San Francisco could use a little more room, couldn't it? The progressive supervisor triumvirate of Jane Kim, Aaron Peskin, and David Campos will present a resolution today that could eventually give it some, the Chronicle reports, exploring a controversial plan to annex our city's southern neighbor, Brisbane, to make it a part of SF.
While that municipality (population 4,000) prepares to build a massive commercial development called the Brisbane Baylands, it appears unwilling to concurrently introduce new housing units, angering supervisors like Jane Kim, who claimed last week that Brisbane sought commercial benefits while foregoing its housing responsibilities. Those would instead fall to San Francisco.
SF is happy to build housing on Brisbane Baylands- 684 acres of vacant land. We all need to do our share for working families + environment. https://t.co/X1se1UuLwN— Jane Kim (@JaneKim) September 27, 2016
Baylands is a plot of more than 680 acres next to Highway 101. In August, the Brisbane Planning Commission recommended “that no housing be allowed on this site,” and Brisbane's Mayor Cliff Lentz is quoted as having said "There’s all this housing on the SF side... We’ll provide the commercial — SF will provide the housing.” Lentz has since clarified that he was voicing not his own opinion but echoing a common sentiment from constituents. Still, a city document on the plan says that #8220;There will be ample housing in the new developments planned across the border in San Francisco for those working in the Baylands who wish to live nearby.”
Last week, Lentz called Jane Kim's suggestion that SF could annex his city "ridiculous," adding that "Jane Kim obviously doesn’t know anything about Brisbane’s planning process.” Meanwhile, San Francisco advocates have been encouraging Brisbane to adopt a mixed-use plan instead of a purely commercial one, and Brisbane Community Development Director John Swiecki tells Curbed SF that some housing could be provided for. "It's a six to eight month process," he said. "We could end up with any number of units. It doesn't have to be the Doomsday Option of zero."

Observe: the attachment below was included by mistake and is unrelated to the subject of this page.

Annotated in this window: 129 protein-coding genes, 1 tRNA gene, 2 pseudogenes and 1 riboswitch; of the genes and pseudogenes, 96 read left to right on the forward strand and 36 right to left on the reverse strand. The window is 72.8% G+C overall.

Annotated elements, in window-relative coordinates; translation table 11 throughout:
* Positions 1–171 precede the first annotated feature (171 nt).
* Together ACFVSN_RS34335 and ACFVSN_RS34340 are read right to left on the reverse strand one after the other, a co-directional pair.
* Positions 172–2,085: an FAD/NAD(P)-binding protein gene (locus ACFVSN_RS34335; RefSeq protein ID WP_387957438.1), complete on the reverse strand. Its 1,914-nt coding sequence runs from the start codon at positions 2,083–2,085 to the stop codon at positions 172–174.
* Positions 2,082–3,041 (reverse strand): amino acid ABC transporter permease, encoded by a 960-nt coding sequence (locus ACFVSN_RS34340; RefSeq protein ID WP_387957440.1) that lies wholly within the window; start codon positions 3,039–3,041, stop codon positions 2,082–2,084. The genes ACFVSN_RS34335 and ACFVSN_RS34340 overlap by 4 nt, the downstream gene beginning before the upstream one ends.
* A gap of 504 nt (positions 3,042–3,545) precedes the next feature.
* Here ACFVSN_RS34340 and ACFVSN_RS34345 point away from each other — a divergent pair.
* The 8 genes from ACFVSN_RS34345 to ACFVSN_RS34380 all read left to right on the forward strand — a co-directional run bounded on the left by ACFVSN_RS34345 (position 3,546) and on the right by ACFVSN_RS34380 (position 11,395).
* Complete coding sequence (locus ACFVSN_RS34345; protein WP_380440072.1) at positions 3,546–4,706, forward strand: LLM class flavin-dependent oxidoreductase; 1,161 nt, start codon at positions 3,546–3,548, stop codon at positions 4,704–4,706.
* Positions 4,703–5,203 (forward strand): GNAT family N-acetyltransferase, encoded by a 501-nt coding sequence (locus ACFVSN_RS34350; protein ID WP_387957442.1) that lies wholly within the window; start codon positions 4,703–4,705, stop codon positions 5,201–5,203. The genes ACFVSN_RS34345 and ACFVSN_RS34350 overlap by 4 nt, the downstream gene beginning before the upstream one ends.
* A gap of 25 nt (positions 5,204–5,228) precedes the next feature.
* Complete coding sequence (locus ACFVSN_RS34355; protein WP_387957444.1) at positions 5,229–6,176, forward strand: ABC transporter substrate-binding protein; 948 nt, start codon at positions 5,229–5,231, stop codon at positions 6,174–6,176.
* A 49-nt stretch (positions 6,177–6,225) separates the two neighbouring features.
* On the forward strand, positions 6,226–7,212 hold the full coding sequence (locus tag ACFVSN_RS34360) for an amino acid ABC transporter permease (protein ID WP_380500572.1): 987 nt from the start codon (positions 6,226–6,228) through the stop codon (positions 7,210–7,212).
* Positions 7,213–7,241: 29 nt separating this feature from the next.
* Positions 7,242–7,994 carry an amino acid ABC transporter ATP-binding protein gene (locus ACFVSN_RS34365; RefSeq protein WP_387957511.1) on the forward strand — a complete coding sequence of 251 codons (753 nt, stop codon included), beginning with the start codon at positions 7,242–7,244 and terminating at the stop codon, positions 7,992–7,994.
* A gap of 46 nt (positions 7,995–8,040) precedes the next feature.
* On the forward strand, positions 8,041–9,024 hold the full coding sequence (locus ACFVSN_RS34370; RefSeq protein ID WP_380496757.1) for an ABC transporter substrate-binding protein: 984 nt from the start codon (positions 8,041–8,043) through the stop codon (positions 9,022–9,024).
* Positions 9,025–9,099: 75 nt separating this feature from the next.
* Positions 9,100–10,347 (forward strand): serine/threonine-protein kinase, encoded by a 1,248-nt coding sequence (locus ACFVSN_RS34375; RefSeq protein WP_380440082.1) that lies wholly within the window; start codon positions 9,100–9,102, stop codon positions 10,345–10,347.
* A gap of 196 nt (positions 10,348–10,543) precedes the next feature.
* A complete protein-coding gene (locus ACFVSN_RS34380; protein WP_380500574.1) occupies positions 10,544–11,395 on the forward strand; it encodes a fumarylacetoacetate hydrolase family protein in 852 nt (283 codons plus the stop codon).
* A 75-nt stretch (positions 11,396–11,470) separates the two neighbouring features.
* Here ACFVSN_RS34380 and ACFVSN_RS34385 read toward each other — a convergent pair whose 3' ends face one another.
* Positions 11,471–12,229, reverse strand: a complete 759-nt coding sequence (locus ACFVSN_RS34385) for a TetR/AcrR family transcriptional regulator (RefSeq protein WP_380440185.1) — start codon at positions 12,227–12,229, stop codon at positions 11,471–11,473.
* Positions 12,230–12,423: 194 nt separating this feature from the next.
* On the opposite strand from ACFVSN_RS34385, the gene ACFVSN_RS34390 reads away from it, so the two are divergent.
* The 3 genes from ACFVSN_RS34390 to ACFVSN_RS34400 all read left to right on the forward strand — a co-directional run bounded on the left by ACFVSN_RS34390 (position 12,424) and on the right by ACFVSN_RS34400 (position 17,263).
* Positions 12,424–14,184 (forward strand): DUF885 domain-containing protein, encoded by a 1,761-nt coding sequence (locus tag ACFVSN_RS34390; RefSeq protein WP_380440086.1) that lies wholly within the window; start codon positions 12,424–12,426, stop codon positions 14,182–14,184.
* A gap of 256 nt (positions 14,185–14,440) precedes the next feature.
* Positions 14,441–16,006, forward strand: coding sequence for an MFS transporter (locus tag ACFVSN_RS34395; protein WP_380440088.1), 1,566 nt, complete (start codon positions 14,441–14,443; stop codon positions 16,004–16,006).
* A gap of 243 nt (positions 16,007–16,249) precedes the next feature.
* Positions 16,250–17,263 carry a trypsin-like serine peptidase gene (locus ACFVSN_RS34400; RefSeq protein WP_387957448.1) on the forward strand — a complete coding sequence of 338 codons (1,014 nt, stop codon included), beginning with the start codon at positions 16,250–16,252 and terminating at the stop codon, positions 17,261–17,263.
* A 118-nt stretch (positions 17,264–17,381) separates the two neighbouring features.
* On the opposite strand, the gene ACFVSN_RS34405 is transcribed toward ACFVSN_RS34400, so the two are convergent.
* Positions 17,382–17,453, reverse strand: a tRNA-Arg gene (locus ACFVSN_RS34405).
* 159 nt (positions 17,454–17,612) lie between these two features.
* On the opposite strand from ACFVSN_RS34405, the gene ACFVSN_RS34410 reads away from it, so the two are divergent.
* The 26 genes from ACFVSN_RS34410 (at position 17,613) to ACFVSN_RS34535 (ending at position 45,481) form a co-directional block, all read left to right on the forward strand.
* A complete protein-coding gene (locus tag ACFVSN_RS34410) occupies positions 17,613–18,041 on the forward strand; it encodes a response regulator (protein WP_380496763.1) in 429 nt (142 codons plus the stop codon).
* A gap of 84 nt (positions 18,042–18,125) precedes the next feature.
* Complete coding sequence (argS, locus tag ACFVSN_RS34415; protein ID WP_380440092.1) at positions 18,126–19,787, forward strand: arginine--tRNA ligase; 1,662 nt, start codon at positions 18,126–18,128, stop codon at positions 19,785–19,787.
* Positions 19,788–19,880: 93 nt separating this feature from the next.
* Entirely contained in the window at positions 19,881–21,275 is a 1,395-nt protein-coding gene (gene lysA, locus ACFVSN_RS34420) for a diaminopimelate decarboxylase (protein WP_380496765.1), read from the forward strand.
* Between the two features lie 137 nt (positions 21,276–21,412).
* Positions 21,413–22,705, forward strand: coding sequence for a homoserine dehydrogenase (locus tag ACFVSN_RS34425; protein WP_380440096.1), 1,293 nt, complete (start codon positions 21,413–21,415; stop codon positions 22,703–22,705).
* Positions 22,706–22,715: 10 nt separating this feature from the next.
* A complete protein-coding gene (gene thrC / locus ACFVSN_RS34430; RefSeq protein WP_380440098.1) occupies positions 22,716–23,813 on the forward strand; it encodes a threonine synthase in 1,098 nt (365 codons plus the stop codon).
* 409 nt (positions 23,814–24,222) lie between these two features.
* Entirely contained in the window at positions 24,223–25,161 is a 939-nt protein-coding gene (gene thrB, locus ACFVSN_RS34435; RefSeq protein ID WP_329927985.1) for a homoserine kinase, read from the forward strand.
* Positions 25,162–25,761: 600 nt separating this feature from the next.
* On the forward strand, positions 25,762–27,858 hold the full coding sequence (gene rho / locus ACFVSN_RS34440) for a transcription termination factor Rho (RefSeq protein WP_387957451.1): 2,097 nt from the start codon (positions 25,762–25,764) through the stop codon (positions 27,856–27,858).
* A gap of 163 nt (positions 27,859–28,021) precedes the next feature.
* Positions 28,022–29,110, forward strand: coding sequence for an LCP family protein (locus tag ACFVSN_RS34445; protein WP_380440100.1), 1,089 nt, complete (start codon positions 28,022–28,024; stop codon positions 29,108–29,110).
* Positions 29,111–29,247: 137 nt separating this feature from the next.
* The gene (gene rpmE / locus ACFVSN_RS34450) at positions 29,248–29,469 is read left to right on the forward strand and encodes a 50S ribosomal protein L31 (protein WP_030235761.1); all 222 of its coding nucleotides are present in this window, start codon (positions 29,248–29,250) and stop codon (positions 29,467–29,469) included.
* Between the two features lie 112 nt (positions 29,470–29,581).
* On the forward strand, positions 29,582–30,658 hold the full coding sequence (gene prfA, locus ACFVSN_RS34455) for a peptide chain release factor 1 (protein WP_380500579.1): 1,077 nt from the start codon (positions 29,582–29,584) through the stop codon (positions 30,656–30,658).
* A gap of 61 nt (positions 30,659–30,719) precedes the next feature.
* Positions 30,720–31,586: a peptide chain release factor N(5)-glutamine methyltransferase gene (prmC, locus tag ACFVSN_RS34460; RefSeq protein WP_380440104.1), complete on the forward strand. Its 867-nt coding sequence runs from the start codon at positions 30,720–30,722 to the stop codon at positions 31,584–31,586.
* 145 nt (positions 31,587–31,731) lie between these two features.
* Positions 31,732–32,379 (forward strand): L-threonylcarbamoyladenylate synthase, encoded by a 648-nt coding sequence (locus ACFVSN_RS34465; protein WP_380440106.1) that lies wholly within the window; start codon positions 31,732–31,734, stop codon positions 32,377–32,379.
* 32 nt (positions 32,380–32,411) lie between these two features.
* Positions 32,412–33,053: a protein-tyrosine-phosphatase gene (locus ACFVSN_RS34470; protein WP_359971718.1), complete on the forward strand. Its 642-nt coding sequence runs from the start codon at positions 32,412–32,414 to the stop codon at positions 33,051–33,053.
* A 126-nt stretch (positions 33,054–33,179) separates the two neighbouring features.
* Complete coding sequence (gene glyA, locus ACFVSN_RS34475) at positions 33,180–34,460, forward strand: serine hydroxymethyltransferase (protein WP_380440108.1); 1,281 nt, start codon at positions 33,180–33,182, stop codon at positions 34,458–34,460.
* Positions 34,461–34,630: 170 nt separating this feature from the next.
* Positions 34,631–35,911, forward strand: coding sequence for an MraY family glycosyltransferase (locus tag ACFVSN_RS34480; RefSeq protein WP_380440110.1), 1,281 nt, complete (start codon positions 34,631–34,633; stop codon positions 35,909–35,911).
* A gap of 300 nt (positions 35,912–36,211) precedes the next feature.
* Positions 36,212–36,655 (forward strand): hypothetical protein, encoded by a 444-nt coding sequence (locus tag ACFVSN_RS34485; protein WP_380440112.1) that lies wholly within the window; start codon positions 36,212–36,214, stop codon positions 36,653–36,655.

In order to make a reality of Brannex, as many people and certainly not just one SFist editor are referring to the idea, "landowners owning 50 percent or more of the assessed value of the land within the territory," would need to approve it. And this might be attractive to landowners who believe a San Francisco address will mean an automatic bump in value. (Brisbane is, in case you didn't know, right on SF's border, south of Visitiacion Valley, north of South San Francisco.)
Last week, San Francisco Chamber of Commerce Senior Vice President Jim Lazarus suggested one reason why Brisbane might be reluctant to create new housing. “Brisbane’s concern is political," he said per the Chronicle. "They don’t want 4,000 new voting residents.” And as San Mateo County Supervisor Adrienne Tissier, whose district includes Brisbane put it, “It’s easy to take all the revenue and not take any responsibility for the people.”
While Supervisor Peskin calls the idea of "exploring annexing Brisbane... provocative," he doesn't seem to consider the proposition unprovoked. "The statements of the elected officials in Brisbane are provocative, too," says Peskin. "What comes around, goes around.”
In the end, this may just be an empty threat to make them build more housing. But we'll see.